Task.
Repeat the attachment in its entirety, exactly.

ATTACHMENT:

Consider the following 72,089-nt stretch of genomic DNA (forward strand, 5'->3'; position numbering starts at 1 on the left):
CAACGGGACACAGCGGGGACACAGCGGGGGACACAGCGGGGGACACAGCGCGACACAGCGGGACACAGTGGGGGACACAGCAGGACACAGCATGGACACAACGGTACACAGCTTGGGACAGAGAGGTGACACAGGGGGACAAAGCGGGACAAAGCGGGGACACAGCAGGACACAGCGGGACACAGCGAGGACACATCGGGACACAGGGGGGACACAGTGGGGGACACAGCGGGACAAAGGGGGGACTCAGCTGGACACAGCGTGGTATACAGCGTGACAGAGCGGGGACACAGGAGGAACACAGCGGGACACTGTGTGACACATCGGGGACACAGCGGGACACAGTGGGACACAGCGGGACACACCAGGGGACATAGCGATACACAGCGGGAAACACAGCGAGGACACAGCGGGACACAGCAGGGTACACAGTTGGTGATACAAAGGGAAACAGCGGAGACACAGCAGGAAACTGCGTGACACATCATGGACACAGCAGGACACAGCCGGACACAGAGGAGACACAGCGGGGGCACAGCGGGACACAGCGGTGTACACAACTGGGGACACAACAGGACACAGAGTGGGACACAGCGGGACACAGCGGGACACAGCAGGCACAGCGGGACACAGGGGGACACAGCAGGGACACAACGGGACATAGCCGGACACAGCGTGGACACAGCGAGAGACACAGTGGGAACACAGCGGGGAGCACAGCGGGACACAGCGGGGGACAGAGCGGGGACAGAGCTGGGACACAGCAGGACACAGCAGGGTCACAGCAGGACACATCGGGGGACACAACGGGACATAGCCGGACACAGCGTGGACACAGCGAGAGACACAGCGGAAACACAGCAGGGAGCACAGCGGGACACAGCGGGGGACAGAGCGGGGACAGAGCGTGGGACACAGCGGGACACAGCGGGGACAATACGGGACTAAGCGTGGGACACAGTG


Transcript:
Consider the following 72,089-nt stretch of genomic DNA (forward strand, 5'->3'; position numbering starts at 1 on the left):
CAACGGGACACAGCGGGGACACAGCGGGGGACACAGCGGGGGACACAGCGCGACACAGCGGGACACAGTGGGGGACACAGCAGGACACAGCATGGACACAACGGTACACAGCTTGGGACAGAGAGGTGACACAGGGGGACAAAGCGGGACAAAGCGGGGACACAGCAGGACACAGCGGGACACAGCGAGGACACATCGGGACACAGGGGGGACACAGTGGGGGACACAGCGGGACAAAGGGGGGACTCAGCTGGACACAGCGTGGTATACAGCGTGACAGAGCGGGGACACAGGAGGAACACAGCGGGACACTGTGTGACACATCGGGGACACAGCGGGACACAGTGGGACACAGCGGGACACACCAGGGGACATAGCGATACACAGCGGGAAACACAGCGAGGACACAGCGGGACACAGCAGGGTACACAGTTGGTGATACAAAGGGAAACAGCGGAGACACAGCAGGAAACTGCGTGACACATCATGGACACAGCAGGACACAGCCGGACACAGAGGAGACACAGCGGGGGCACAGCGGGACACAGCGGTGTACACAACTGGGGACACAACAGGACACAGAGTGGGACACAGCGGGACACAGCGGGACACAGCAGGCACAGCGGGACACAGGGGGACACAGCAGGGACACAACGGGACATAGCCGGACACAGCGTGGACACAGCGAGAGACACAGTGGGAACACAGCGGGGAGCACAGCGGGACACAGCGGGGGACAGAGCGGGGACAGAGCTGGGACACAGCAGGACACAGCAGGGTCACAGCAGGACACATCGGGGGACACAACGGGACATAGCCGGACACAGCGTGGACACAGCGAGAGACACAGCGGAAACACAGCAGGGAGCACAGCGGGACACAGCGGGGGACAGAGCGGGGACAGAGCGTGGGACACAGCGGGACACAGCGGGGACAATACGGGACTAAGCGTGGGACACAGTG